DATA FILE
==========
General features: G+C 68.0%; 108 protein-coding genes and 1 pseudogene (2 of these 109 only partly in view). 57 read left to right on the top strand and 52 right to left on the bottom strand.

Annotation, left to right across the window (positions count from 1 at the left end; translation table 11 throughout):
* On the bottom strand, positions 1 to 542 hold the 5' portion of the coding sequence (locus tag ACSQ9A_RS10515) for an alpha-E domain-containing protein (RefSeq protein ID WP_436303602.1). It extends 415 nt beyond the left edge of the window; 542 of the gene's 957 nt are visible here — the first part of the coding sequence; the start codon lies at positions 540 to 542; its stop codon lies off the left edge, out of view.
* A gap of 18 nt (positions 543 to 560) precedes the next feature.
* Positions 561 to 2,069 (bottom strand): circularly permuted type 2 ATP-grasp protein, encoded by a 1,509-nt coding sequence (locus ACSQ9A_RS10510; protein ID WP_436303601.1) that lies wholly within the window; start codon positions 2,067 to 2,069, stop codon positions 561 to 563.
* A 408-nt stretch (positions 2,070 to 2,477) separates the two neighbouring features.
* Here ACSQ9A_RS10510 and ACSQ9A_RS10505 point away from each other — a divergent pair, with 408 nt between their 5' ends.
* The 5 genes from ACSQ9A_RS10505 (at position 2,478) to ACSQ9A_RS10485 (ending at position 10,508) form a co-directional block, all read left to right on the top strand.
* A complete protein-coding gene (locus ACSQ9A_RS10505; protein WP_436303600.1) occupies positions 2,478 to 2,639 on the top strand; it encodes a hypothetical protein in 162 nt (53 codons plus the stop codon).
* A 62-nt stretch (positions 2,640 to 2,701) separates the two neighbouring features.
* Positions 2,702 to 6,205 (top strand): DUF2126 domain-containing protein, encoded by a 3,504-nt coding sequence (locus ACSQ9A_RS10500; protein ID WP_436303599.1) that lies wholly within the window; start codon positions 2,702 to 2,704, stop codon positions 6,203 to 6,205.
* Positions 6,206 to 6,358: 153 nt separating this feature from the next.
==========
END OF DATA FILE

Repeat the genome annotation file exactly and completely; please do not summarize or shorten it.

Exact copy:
General features: G+C 68.0%; 108 protein-coding genes and 1 pseudogene (2 of these 109 only partly in view). 57 read left to right on the top strand and 52 right to left on the bottom strand.

Annotation, left to right across the window (positions count from 1 at the left end; translation table 11 throughout):
* On the bottom strand, positions 1 to 542 hold the 5' portion of the coding sequence (locus tag ACSQ9A_RS10515) for an alpha-E domain-containing protein (RefSeq protein ID WP_436303602.1). It extends 415 nt beyond the left edge of the window; 542 of the gene's 957 nt are visible here — the first part of the coding sequence; the start codon lies at positions 540 to 542; its stop codon lies off the left edge, out of view.
* A gap of 18 nt (positions 543 to 560) precedes the next feature.
* Positions 561 to 2,069 (bottom strand): circularly permuted type 2 ATP-grasp protein, encoded by a 1,509-nt coding sequence (locus ACSQ9A_RS10510; protein ID WP_436303601.1) that lies wholly within the window; start codon positions 2,067 to 2,069, stop codon positions 561 to 563.
* A 408-nt stretch (positions 2,070 to 2,477) separates the two neighbouring features.
* Here ACSQ9A_RS10510 and ACSQ9A_RS10505 point away from each other — a divergent pair, with 408 nt between their 5' ends.
* The 5 genes from ACSQ9A_RS10505 (at position 2,478) to ACSQ9A_RS10485 (ending at position 10,508) form a co-directional block, all read left to right on the top strand.
* A complete protein-coding gene (locus ACSQ9A_RS10505; protein WP_436303600.1) occupies positions 2,478 to 2,639 on the top strand; it encodes a hypothetical protein in 162 nt (53 codons plus the stop codon).
* A 62-nt stretch (positions 2,640 to 2,701) separates the two neighbouring features.
* Positions 2,702 to 6,205 (top strand): DUF2126 domain-containing protein, encoded by a 3,504-nt coding sequence (locus ACSQ9A_RS10500; protein ID WP_436303599.1) that lies wholly within the window; start codon positions 2,702 to 2,704, stop codon positions 6,203 to 6,205.
* Positions 6,206 to 6,358: 153 nt separating this feature from the next.